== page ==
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Despite knowing for many decades that depressive psychopathology is common in first-episode schizophrenia spectrum disorders (FES), there is limited knowledge regarding the extent and nature of such psychopathology (degree of comorbidity, caseness, severity) and its demographic, clinical, functional and treatment correlates. This study aimed to determine the pooled prevalence of depressive disorder and caseness, and the pooled mean severity of depressive symptoms, as well as the demographic, illness, functional and treatment correlates of depressive psychopathology in FES.
This systematic review, meta-analysis and meta-regression was prospectively registered (CRD42018084856) and conducted in accordance with PRISMA and MOOSE guidelines.
Forty studies comprising 4041 participants were included. The pooled prevalence of depressive disorder and caseness was 26.0% (seven samples, N = 855, 95% CI 22.1–30.3) and 43.9% (11 samples, N = 1312, 95% CI 30.3–58.4), respectively. The pooled mean percentage of maximum depressive symptom severity was 25.1 (38 samples, N = 3180, 95% CI 21.49–28.68). Correlates of depressive psychopathology were also found.
At least one-quarter of individuals with FES will experience, and therefore require treatment for, a full-threshold depressive disorder. Nearly half will experience levels of depressive symptoms that are severe enough to warrant diagnostic investigation and therefore clinical intervention – regardless of whether they actually fulfil diagnostic criteria for a depressive disorder. Depressive psychopathology is prominent in FES, manifesting not only as superimposed comorbidity, but also as an inextricable symptom domain.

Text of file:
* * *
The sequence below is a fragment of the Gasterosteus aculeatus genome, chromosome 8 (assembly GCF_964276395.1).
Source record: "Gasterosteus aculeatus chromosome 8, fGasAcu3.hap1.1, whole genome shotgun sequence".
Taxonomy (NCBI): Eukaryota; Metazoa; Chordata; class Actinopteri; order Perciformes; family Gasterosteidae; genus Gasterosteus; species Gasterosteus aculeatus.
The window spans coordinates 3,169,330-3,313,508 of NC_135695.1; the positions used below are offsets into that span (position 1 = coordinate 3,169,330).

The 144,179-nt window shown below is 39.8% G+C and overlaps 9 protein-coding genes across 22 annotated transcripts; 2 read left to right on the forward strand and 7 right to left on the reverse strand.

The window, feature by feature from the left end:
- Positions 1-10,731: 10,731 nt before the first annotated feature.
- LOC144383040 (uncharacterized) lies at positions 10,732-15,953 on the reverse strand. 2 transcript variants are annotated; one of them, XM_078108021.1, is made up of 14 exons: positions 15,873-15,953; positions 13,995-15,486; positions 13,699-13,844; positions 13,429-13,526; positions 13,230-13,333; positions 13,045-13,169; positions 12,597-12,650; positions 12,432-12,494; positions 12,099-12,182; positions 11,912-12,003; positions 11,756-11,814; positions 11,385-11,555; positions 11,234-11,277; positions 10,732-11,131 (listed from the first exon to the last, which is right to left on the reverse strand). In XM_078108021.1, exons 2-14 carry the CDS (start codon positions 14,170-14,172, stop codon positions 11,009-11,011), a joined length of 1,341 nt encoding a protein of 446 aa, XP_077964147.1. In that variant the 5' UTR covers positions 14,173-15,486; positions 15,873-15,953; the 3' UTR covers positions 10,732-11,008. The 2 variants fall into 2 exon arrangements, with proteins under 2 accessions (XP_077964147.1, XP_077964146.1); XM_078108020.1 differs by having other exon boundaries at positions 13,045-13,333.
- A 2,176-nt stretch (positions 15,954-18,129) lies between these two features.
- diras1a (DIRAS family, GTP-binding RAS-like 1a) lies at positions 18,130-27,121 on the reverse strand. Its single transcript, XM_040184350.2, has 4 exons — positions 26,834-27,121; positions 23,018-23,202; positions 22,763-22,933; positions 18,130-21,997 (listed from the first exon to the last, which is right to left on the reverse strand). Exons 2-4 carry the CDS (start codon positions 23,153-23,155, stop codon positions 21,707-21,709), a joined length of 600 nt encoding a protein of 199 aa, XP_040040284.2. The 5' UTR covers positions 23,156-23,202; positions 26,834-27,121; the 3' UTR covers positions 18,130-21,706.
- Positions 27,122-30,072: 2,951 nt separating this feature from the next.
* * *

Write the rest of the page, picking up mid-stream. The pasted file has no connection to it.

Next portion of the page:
Culture-based studies, which focus on individual organisms, have implicated stethoscopes as potential vectors of nosocomial bacterial transmission. However, the full bacterial communities that contaminate in-use stethoscopes have not been investigated.
We used bacterial 16S rRNA gene deep-sequencing, analysis, and quantification to profile entire bacterial populations on stethoscopes in use in an intensive care unit (ICU), including practitioner stethoscopes, individual-use patient-room stethoscopes, and clean unused individual-use stethoscopes. Two additional sets of practitioner stethoscopes were sampled before and after cleaning using standardized or practitioner-preferred methods.
Bacterial contamination levels were highest on practitioner stethoscopes, followed by patient-room stethoscopes, whereas clean stethoscopes were indistinguishable from background controls. Bacterial communities on stethoscopes were complex, and community analysis by weighted UniFrac showed that physician and patient-room stethoscopes were indistinguishable and significantly different from clean stethoscopes and background controls. Genera relevant to healthcare-associated infections (HAIs) were common on practitioner stethoscopes, among which Staphylococcus was ubiquitous and had the highest relative abundance (6.8%–14% of contaminating bacterial sequences). Other HAI-related genera were also widespread although lower in abundance. Cleaning of practitioner stethoscopes resulted in a significant reduction in bacterial contamination levels, but these levels reached those of clean stethoscopes in only a few cases with either standardized or practitioner-preferred methods, and bacterial community composition did not significantly change.
Stethoscopes used in an ICU carry bacterial DNA reflecting complex microbial communities that include nosocomially important taxa. Commonly used cleaning practices reduce contamination but are only partially successful at modifying or eliminating these communities.
To evaluate whole-genome sequencing (WGS) as a molecular typing tool for MRSA outbreak investigation.
Investigation of MRSA colonization/infection in a neonatal intensive care unit (NICU) over 3 years (2014–2017).
Single-center level IV NICU.
NICU infants and healthcare workers (HCWs).